Ann Sumner 1888

Wooden Schooner built Chester 1857, 59 tons, ON 16679.
Owned Henry Bond, Barrow; registered Lancaster.
Foundered on voyage Point of Ayr to Douglas with coal, 14 February 1888.
Captain William Howarth and 2 crew lost.

The schooner Ann Sumner foundered in the Horse Channel on Wednesday [14 Feb 1888], about 2/3 mile N of the Newcome Knoll Buoy [position also called 89 per chart]. The vessel left Douglas, a few days previously [10 Feb] in ballast, to load coal at Point of Ayr Colliery, a trip she made regularly. She had loaded coal and then proceeded back to Douglas, intending to arrive there on 14th February. She was owned by Henry Bond of Barrow and registered at Lancaster (to which Barrow was assigned). There was a NNE force 6 wind at the time.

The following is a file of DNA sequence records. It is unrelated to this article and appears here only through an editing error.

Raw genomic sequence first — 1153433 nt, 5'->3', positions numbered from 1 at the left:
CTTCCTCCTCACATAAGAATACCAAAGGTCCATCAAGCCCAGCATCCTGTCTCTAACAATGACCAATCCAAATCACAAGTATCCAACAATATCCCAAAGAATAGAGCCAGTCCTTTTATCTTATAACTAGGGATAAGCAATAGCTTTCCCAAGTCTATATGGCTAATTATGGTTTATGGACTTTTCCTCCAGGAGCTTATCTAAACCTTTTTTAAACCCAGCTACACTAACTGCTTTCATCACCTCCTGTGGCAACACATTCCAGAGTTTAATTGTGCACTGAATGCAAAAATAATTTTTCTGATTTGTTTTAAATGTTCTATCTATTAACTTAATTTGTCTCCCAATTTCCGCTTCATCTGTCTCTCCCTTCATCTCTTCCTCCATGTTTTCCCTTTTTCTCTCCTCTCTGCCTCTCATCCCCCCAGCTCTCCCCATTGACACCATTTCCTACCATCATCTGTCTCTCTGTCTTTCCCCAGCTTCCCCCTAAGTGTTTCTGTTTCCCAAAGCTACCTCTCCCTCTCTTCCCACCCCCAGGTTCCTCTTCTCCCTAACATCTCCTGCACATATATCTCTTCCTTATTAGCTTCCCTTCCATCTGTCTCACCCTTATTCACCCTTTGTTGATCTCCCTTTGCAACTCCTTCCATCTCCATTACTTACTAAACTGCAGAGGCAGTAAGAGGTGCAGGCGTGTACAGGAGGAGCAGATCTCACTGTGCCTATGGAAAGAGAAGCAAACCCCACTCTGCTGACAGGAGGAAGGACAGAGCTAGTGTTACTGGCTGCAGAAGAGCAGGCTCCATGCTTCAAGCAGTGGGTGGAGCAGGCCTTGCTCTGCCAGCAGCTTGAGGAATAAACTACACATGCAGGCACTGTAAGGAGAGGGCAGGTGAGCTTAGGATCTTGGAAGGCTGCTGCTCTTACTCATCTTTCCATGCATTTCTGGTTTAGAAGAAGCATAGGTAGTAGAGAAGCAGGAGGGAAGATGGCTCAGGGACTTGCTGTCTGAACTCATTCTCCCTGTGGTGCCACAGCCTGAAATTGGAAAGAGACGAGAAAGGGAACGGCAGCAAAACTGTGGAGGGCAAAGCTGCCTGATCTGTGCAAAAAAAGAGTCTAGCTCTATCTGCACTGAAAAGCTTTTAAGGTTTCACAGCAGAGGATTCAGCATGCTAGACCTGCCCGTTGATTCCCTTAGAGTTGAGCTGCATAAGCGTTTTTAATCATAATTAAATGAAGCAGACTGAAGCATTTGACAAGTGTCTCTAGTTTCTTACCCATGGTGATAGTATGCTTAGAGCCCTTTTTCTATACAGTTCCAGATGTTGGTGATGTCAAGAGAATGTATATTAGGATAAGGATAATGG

The Ann Sumner was built at Chester in 1857, of 59 tons register, and had a total crew of three: Captain William Howarth (41), mate Daniel Roney (45) and the captain's son Edward T Howarth (16). William Howarth was born at Stalmine Lancashire (near Fleetwood) and his son was born at Connah's Quay (Dee). At the time of the loss, Captain Howarth's family were living at Douglas, Isle of Man.

The body of the mate and the ship's small boat were washed ashore the following day at Hoylake. Captain Howarth's body was washed ashore at Formby some weeks later. It was thought that the Ann Sumner may have been sunk by a collision and the crew were unable to save themselves in their boat.

The wrecksite was visited by the MDHB tender and they identified the wrecked vessel. They removed the spars and rigging so that it was not an obstacle to shipping.

Ironically, William Howarth had applied for a License for a Fleetwood Hotel in Douglas a few weeks earlier, intending to leave the sea. The License had been refused. Administration of his estate was granted to his widow - value £233.